In this thematically rich novel, Robinson meditates about a large number of themes : the influence of religion on state and culture, the optimal organisation of society and government, the development of science and its relation with religion and its impact on the balance of power between nations, the degrees of freedom in historical developments, the importance of women taking their place in society as the equals of men, the importance of the development of supranational scientific and governing bodies.
Quite a mouthful. Does Robinson pull it off ? Ambitious novels like these are bound to fail : their scope is simply to wide and in this case even 772 pages can hardly suffice to provide all the required answers. The quality of the different chapters is pretty uneven.
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12 of 13 people found the following review helpful By A Customer on 19 May 2002
Format: Hardcover
I've just finished reading KSR's latest, and greatest novel. If you've read any of his previous books, you'll find the the same qualities; attention to detail bordering on obsessive, beautiful, rich narrative which describes people & places with such colour that one feels as though one is remembering a personal experience. The trademark tiny flashes of humour; a line here, a phrase there.
This novel is a good deal more accesible than the Mars trilogy; you don't need to be a historian to enjoy it (though I did learn a great deal about our actual history). Rather, this book is about personal relationships, with the historical events often appearing as background, rather than the principal subject. Using reincarnation as the plot device to carry the same characters through almost 1000 years, I really became attached to the characters through the book, much more than I did with the Mars characters.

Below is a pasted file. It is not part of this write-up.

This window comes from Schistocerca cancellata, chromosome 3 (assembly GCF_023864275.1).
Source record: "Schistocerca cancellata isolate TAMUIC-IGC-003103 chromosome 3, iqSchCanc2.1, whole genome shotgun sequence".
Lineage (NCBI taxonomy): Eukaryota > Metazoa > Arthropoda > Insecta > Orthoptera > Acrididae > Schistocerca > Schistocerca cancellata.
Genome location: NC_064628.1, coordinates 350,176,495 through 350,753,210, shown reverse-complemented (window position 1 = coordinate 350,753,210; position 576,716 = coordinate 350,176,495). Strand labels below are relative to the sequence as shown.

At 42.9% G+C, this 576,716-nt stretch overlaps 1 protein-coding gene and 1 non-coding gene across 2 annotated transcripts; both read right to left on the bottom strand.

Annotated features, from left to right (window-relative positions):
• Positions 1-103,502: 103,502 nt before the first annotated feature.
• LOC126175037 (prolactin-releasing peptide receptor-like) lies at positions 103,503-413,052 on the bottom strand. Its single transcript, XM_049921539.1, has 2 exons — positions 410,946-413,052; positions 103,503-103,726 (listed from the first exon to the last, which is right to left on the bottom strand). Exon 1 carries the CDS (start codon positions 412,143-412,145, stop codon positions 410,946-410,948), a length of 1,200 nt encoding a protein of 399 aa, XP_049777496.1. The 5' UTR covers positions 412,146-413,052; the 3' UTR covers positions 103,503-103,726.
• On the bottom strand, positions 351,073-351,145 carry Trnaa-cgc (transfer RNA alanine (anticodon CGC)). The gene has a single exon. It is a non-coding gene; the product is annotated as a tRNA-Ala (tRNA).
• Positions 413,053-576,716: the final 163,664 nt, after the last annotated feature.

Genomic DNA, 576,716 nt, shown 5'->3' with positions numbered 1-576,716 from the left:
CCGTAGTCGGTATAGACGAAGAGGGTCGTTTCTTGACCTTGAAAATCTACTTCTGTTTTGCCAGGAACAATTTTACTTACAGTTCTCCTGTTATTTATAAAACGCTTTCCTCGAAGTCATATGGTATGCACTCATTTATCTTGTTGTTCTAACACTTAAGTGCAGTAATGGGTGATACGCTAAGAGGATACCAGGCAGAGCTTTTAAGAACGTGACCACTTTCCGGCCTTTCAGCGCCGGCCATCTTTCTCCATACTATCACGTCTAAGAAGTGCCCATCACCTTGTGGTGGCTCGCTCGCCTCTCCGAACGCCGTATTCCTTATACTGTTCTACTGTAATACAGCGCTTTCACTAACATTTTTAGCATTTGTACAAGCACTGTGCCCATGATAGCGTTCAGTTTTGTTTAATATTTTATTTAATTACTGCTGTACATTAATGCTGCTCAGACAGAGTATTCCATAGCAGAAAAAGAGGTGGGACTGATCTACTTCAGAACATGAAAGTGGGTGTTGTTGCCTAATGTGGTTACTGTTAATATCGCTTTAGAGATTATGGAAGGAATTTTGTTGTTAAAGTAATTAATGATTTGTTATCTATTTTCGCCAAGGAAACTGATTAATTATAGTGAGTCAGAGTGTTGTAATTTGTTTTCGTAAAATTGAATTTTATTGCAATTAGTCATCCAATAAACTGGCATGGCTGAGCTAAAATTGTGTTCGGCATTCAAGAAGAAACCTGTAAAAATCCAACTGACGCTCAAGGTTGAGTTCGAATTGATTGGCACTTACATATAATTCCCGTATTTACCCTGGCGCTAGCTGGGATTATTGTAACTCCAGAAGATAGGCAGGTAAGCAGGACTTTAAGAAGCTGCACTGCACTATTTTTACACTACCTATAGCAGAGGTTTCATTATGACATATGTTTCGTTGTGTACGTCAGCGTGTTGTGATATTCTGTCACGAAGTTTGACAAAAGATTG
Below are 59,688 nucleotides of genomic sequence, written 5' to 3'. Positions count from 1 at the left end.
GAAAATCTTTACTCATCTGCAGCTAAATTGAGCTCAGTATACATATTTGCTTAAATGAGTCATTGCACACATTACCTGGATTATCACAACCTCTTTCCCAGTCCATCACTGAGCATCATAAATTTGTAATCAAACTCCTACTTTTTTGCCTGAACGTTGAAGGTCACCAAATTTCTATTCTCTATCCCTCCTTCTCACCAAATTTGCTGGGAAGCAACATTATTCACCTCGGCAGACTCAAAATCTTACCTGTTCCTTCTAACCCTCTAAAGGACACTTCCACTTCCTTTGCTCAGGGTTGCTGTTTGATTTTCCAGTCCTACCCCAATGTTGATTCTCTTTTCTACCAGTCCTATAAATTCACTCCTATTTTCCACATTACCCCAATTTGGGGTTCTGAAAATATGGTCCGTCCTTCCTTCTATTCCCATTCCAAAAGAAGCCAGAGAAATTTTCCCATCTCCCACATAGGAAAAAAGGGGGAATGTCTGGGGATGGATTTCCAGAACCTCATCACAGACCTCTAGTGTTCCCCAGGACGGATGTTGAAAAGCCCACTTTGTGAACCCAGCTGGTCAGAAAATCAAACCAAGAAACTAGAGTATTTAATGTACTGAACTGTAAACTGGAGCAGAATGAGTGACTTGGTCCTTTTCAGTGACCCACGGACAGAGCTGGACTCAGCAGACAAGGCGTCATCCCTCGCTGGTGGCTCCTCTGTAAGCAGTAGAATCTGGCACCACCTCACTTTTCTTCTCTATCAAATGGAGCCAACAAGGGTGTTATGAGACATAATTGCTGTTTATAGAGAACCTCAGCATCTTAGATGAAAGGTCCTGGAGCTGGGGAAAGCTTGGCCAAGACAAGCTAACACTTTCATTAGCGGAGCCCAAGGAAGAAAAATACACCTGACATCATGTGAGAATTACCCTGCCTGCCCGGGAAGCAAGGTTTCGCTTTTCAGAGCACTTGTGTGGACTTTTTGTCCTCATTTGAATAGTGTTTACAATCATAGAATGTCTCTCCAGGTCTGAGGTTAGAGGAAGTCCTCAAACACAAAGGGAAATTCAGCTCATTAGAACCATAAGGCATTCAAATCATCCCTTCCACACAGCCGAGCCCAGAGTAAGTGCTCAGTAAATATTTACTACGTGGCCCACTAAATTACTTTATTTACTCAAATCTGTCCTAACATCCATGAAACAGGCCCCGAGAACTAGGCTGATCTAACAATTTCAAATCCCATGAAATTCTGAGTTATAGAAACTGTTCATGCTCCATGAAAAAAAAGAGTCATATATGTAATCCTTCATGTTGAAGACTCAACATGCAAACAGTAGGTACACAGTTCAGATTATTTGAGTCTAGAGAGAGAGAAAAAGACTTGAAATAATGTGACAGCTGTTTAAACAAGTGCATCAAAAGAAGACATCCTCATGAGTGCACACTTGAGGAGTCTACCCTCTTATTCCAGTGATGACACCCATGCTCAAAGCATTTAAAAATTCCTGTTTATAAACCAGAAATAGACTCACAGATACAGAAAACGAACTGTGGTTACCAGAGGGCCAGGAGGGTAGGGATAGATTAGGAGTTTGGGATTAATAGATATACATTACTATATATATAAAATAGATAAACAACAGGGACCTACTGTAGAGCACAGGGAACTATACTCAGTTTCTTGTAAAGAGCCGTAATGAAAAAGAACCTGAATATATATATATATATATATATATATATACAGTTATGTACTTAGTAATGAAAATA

As the story of the world-without-Europeans unfolds, 'B', 'K' and 'I' continually meet each other in a succession lives, and slowly begin to realise that they knew each other in previous re-incarnations. And between lives, they re-group and attempt to lay a kind of path for themselves, always to be re-born as different people, but always as the same individuals.
Up to this point, 'Pacific Edge' has been my favourite KSR book; The Years of Rice and Salt now takes the lead. Take a week-end off and eat, drink and live this book; you'll have a new appetite for knowledge of the world around you.
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2 of 2 people found the following review helpful By A Customer on 11 Mar 2003
Format: Paperback
I enjoyed this book and it certainly is a good idea. It follows the characters of K, B and I through 1000 years of alternative history. Each chapter is a short story set in a different place and time and uses the 3 main characters plus a few others repeatedly as reincarnations of the same souls. Some others commented on the nature of the characters but to me they seem Hindu, K is Kali (always trying to change things), B is Brahma (looking for order), though I am not sure who I is supposed to be.
The book has some really good chapters, I particularly liked the idea of the Japanese being forced into exile in North America by the Chinese and forming an alliance with the Native Americans. The Chinese discovery of North America is also well handled.
The flaws of the book are in two areas. As others have commented the book runs out of steam a bit towards the end though I enjoyed the last chapter and the ending. The Great War is not properly told and the section on the Chinese revolution could be a lot more interesting given a bit more space. The penultimate chapter about Nsara is boring and adds nothing to the history. Secondly I think he overstretches himself on the philosophy. He attempts to educate the reader on non Christian world religions such as Islam and Buddhism and has some success. However there is always an obvious anti Islamic bias, particularly regarding Islam's treatment of women. He may have a valid point but he goes on and on and on about it. And as he points out himself women weren't much better treated in other cultures. Eventually he falls into the trap of having to have a 'War of Civilizations' between Islam and the rest. Sound familiar?
All in all though a good and interesting book. It's a great idea and a better writer could have made something spectacular out it.